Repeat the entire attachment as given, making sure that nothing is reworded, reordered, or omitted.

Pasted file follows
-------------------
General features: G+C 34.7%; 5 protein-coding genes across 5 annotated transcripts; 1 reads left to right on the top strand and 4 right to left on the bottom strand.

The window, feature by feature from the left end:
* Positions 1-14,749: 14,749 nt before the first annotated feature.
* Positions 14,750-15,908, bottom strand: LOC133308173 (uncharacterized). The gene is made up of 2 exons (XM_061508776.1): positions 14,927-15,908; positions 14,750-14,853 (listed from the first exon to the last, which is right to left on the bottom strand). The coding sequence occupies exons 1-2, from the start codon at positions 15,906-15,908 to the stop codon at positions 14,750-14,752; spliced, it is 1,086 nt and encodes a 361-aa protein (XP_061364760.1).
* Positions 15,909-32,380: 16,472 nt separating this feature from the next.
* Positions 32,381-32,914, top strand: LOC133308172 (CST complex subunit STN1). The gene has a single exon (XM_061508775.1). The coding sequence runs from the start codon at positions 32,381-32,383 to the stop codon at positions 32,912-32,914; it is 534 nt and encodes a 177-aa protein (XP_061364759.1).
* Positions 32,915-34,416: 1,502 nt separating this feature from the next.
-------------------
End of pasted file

General features: G+C 34.7%; 5 protein-coding genes across 5 annotated transcripts; 1 reads left to right on the top strand and 4 right to left on the bottom strand.

The window, feature by feature from the left end:
* Positions 1-14,749: 14,749 nt before the first annotated feature.
* Positions 14,750-15,908, bottom strand: LOC133308173 (uncharacterized). The gene is made up of 2 exons (XM_061508776.1): positions 14,927-15,908; positions 14,750-14,853 (listed from the first exon to the last, which is right to left on the bottom strand). The coding sequence occupies exons 1-2, from the start codon at positions 15,906-15,908 to the stop codon at positions 14,750-14,752; spliced, it is 1,086 nt and encodes a 361-aa protein (XP_061364760.1).
* Positions 15,909-32,380: 16,472 nt separating this feature from the next.
* Positions 32,381-32,914, top strand: LOC133308172 (CST complex subunit STN1). The gene has a single exon (XM_061508775.1). The coding sequence runs from the start codon at positions 32,381-32,383 to the stop codon at positions 32,912-32,914; it is 534 nt and encodes a 177-aa protein (XP_061364759.1).
* Positions 32,915-34,416: 1,502 nt separating this feature from the next.